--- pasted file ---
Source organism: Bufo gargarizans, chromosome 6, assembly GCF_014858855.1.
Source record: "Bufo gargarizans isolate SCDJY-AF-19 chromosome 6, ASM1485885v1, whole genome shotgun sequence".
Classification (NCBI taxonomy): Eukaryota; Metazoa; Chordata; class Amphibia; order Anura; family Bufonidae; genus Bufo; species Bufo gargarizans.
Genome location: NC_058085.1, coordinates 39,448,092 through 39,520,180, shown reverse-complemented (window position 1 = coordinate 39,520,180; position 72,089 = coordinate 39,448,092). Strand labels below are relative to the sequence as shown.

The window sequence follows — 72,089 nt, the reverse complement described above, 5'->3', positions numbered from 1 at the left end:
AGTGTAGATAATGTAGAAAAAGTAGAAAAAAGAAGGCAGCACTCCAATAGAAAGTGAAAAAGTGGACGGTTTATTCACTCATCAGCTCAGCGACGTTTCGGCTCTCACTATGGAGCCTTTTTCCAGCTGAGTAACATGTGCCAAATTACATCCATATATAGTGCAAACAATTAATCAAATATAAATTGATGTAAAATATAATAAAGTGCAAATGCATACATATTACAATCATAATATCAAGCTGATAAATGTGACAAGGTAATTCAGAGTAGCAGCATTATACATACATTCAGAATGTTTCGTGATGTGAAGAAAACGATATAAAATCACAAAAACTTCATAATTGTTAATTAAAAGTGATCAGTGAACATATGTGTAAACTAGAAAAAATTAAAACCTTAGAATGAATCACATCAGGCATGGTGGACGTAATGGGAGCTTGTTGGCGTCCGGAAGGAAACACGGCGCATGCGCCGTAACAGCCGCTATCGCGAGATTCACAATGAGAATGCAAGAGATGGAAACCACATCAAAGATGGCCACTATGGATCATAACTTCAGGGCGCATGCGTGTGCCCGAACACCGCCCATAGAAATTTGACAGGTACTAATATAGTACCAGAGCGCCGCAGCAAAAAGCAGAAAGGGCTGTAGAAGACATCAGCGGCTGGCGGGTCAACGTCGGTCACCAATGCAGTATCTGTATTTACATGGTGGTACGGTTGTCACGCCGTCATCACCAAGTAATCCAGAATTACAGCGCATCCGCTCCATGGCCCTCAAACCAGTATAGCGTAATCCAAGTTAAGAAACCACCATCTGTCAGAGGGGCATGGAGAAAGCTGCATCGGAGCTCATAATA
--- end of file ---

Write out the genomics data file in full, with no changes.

Source organism: Bufo gargarizans, chromosome 6, assembly GCF_014858855.1.
Source record: "Bufo gargarizans isolate SCDJY-AF-19 chromosome 6, ASM1485885v1, whole genome shotgun sequence".
Classification (NCBI taxonomy): Eukaryota; Metazoa; Chordata; class Amphibia; order Anura; family Bufonidae; genus Bufo; species Bufo gargarizans.
Genome location: NC_058085.1, coordinates 39,448,092 through 39,520,180, shown reverse-complemented (window position 1 = coordinate 39,520,180; position 72,089 = coordinate 39,448,092). Strand labels below are relative to the sequence as shown.

The window sequence follows — 72,089 nt, the reverse complement described above, 5'->3', positions numbered from 1 at the left end:
AGTGTAGATAATGTAGAAAAAGTAGAAAAAAGAAGGCAGCACTCCAATAGAAAGTGAAAAAGTGGACGGTTTATTCACTCATCAGCTCAGCGACGTTTCGGCTCTCACTATGGAGCCTTTTTCCAGCTGAGTAACATGTGCCAAATTACATCCATATATAGTGCAAACAATTAATCAAATATAAATTGATGTAAAATATAATAAAGTGCAAATGCATACATATTACAATCATAATATCAAGCTGATAAATGTGACAAGGTAATTCAGAGTAGCAGCATTATACATACATTCAGAATGTTTCGTGATGTGAAGAAAACGATATAAAATCACAAAAACTTCATAATTGTTAATTAAAAGTGATCAGTGAACATATGTGTAAACTAGAAAAAATTAAAACCTTAGAATGAATCACATCAGGCATGGTGGACGTAATGGGAGCTTGTTGGCGTCCGGAAGGAAACACGGCGCATGCGCCGTAACAGCCGCTATCGCGAGATTCACAATGAGAATGCAAGAGATGGAAACCACATCAAAGATGGCCACTATGGATCATAACTTCAGGGCGCATGCGTGTGCCCGAACACCGCCCATAGAAATTTGACAGGTACTAATATAGTACCAGAGCGCCGCAGCAAAAAGCAGAAAGGGCTGTAGAAGACATCAGCGGCTGGCGGGTCAACGTCGGTCACCAATGCAGTATCTGTATTTACATGGTGGTACGGTTGTCACGCCGTCATCACCAAGTAATCCAGAATTACAGCGCATCCGCTCCATGGCCCTCAAACCAGTATAGCGTAATCCAAGTTAAGAAACCACCATCTGTCAGAGGGGCATGGAGAAAGCTGCATCGGAGCTCATAATA